Behind the Business Case for More Female Advisors
As women amass more wealth, there’s a market for female financial advisors. Now it’s a matter of meeting the demand.
From head count to AUM and board members, there are a multitude of ways to measure the progress of women in the wealth management business.
Karen Altfest, executive vice president of Altfest Personal Wealth Management, has her own proprietary method for calculating female advancement in the financial advisory industry.
She counts lunches.
“There are many more women at financial planning and investment conferences now than there were when I started in the business, when I would typically count one woman and nine men at almost every lunch table. Now women hold steady at about a third of conference attendees,” Altfest said.
Founded in 1983, Altfest Personal Wealth Management has a 45-member staff, 19 of whom are women, overseeing assets under management of $1.6 billion. Among those employees is financial planner Jessica Nelson, who believes that the need for more women in the wealth management industry will continue to increase as women amass greater wealth.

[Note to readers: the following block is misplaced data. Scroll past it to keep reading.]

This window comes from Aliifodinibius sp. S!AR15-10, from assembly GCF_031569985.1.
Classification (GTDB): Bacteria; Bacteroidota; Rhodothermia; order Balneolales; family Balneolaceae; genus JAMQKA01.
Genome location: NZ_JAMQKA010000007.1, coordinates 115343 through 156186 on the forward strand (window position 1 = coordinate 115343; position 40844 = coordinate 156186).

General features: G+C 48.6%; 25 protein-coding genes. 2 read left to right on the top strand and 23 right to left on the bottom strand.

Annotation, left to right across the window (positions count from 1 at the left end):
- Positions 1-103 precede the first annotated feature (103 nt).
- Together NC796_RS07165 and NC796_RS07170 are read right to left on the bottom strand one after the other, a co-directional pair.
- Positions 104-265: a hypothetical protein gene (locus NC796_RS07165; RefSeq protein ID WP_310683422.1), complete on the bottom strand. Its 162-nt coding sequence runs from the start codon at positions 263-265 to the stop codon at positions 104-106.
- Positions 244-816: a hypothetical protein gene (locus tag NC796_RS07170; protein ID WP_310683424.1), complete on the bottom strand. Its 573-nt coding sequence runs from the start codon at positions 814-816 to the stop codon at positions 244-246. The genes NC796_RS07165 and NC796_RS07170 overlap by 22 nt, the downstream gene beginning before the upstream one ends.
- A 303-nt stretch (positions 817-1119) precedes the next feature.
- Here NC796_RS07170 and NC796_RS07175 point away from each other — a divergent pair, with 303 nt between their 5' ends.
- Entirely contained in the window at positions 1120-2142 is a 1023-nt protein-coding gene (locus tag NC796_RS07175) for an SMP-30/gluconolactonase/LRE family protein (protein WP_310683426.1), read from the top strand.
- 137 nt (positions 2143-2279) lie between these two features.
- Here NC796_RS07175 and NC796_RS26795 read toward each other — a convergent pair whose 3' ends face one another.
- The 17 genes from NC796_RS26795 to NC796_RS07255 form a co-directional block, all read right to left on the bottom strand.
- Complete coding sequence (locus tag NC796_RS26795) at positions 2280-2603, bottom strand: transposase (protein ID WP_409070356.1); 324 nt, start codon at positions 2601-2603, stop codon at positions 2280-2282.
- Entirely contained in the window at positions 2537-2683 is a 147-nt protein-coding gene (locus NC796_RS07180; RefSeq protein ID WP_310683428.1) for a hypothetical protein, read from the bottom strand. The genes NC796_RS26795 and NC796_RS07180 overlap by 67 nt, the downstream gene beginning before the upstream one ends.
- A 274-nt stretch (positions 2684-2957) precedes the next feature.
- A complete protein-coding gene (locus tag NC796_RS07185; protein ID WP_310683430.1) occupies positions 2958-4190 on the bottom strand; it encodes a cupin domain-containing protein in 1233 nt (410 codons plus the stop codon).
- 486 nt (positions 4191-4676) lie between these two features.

“I find that many female clients are looking to work with women advisors,” Nelson said.
The numbers back up her observation. With a McKinsey study projecting that women will control $30 trillion in assets by the end of the decade, up from approximately $11 trillion today, there’s an urgent case for recruiting more women into the wealth management business.
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